News and Events
Washington Supreme Court Reaffirms February 2017 Ruling in State v. Arlene's Flowers
The Washington Supreme Court today unanimously reaffirmed its February 2017 ruling that a Richland florist violated the state’s anti-discrimination and consumer protection laws when she refused to sell flowers to a gay couple for their wedding. Curt Freed and Robert Ingersoll were refused service by Arlene’s Flowers because they are gay. HCMP and the ACLU of Washington represented Freed and Ingersoll in their lawsuit (Ingersoll v. Arlene’s Flowers) against the florist for violating their rights.
"We are thrilled that the Court has reaffirmed its ruling in our favor. Discrimination hurts, especially while planning what should be one of the happiest times of your life," said Freed and Ingersoll. "We hope that this ruling will prevent what happened to us from happening to others."
In its ruling the Court said, “We agree with Ingersoll and Freed that ‘[t]his case is no more about access to flowers than civil rights cases in the 1960s were about access to sandwiches.’ ... As every other court to address the question has concluded, public accommodations laws do not simply guarantee access to goods or services. Instead, they serve a broader societal purpose: eradicating barriers to the equal treatment of all citizens in the commercial marketplace. Were we to carve out a patchwork of exceptions for ostensibly justified discrimination, that purpose would be fatally undermined.”
The Washington Law Against Discrimination (the WLAD, ch. 49.60 RCW) guarantees the right to be free from discrimination in public accommodations based on race, creed, national origin, sex, and sexual orientation, among other characteristics. Thus, it prohibits businesses that are open to the general public from refusing to sell goods, merchandise, and services because of a person’s sexual orientation.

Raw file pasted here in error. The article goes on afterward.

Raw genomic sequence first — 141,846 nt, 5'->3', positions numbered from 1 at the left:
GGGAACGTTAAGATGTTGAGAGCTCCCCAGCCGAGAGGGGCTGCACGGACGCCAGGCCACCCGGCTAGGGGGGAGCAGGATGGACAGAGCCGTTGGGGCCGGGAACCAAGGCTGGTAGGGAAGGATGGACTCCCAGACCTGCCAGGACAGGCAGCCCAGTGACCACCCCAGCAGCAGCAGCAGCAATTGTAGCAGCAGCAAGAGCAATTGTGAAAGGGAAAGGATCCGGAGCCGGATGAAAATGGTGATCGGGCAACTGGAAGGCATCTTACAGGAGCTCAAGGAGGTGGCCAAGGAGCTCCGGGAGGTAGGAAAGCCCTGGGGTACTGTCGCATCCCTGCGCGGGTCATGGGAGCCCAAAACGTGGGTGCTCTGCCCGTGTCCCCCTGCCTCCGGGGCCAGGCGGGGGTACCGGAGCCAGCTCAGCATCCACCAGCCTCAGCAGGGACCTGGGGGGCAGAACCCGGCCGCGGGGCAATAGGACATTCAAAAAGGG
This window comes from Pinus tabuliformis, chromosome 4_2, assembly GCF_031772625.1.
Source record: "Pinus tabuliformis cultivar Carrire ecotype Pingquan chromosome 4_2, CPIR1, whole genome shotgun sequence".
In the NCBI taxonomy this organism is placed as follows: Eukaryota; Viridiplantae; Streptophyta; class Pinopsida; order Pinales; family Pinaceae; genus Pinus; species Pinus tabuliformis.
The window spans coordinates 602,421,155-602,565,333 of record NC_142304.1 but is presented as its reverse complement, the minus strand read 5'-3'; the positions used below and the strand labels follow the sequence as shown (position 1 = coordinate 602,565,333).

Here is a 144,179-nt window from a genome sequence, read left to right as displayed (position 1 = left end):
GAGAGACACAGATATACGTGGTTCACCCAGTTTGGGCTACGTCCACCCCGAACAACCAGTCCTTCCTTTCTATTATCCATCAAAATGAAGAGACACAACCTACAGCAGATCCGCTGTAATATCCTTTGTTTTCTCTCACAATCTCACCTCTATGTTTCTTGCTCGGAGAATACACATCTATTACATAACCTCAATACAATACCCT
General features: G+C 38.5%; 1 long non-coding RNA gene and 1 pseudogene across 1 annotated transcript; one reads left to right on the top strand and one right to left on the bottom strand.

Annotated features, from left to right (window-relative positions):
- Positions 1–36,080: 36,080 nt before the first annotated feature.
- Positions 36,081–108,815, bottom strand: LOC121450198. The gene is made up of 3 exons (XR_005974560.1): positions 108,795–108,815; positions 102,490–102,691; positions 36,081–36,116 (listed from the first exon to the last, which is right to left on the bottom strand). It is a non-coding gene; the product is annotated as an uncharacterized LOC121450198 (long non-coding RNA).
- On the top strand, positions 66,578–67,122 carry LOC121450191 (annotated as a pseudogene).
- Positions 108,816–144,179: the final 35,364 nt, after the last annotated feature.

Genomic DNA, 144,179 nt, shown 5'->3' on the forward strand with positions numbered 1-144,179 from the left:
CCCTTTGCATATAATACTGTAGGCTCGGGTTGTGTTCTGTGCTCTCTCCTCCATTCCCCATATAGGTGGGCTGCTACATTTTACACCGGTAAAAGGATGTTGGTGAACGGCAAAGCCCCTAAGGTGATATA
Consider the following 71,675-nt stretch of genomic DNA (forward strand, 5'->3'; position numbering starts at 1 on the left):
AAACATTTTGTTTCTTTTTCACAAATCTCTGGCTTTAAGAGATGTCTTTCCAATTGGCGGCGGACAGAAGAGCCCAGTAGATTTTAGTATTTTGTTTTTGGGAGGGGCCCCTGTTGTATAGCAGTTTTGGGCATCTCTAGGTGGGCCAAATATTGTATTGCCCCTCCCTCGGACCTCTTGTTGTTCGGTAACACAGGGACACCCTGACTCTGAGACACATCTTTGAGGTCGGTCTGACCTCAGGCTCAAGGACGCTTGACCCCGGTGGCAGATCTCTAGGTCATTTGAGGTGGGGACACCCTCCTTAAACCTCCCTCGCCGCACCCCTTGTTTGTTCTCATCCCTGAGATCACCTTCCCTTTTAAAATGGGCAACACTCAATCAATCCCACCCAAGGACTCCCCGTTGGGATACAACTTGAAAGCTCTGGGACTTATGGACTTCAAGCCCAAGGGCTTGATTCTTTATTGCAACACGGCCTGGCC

Today’s decision upheld, one again, a 2015 ruling by the Benton County Superior Court that the refusal of Arlene’s Flowers to sell flowers to the couple violated the longstanding Washington Law Against Discrimination and the Consumer Protection Act. Civil rights groups, LGBT groups, large and small businesses, faith groups, and bar associations submitted friend-of-the-court briefs in support of the couple during the litigation. The suit was heard jointly with the consumer protection lawsuit against Arlene's Flowers brought by the State of Washington.
Representing Ingersoll and Freed for the ACLU are cooperating HCMP attorneys Amit Ranade and Jake Ewart, ACLU of WA Legal Director Emily Chiang and Staff Attorney Lisa Nowlin, and ACLU LGBT and HIV Project staff attorney Elizabeth Gill.